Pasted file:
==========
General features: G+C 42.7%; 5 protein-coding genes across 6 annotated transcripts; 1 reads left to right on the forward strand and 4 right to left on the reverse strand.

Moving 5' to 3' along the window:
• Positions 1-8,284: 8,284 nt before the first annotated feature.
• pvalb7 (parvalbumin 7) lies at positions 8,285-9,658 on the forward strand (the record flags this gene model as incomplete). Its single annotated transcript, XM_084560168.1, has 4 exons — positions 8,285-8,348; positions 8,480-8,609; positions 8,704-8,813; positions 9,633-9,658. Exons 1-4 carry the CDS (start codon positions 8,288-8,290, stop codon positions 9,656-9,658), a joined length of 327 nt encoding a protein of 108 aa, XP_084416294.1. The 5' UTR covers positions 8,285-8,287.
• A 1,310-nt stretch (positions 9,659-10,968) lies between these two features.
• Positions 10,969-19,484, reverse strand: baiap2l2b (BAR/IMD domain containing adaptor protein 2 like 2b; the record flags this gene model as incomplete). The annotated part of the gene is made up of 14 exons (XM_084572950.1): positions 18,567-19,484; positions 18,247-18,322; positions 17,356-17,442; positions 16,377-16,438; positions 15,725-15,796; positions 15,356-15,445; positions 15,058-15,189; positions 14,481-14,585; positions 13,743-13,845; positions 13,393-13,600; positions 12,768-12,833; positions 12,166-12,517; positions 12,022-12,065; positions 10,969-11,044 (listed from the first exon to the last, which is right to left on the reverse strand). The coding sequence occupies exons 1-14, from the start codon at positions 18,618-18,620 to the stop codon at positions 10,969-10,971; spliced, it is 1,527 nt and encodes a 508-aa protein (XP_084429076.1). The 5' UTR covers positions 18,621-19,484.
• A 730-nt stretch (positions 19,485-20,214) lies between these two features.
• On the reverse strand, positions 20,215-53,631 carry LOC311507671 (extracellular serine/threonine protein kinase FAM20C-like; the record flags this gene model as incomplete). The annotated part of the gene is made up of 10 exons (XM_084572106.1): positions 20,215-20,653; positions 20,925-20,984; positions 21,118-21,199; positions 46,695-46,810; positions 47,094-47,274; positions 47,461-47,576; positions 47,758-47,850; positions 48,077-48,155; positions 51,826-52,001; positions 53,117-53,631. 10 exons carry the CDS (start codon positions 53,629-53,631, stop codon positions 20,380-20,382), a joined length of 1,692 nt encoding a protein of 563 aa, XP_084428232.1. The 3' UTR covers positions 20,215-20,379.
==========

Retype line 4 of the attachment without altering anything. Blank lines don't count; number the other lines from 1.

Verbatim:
• pvalb7 (parvalbumin 7) lies at positions 8,285-9,658 on the forward strand (the record flags this gene model as incomplete). Its single annotated transcript, XM_084560168.1, has 4 exons — positions 8,285-8,348; positions 8,480-8,609; positions 8,704-8,813; positions 9,633-9,658. Exons 1-4 carry the CDS (start codon positions 8,288-8,290, stop codon positions 9,656-9,658), a joined length of 327 nt encoding a protein of 108 aa, XP_084416294.1. The 5' UTR covers positions 8,285-8,287.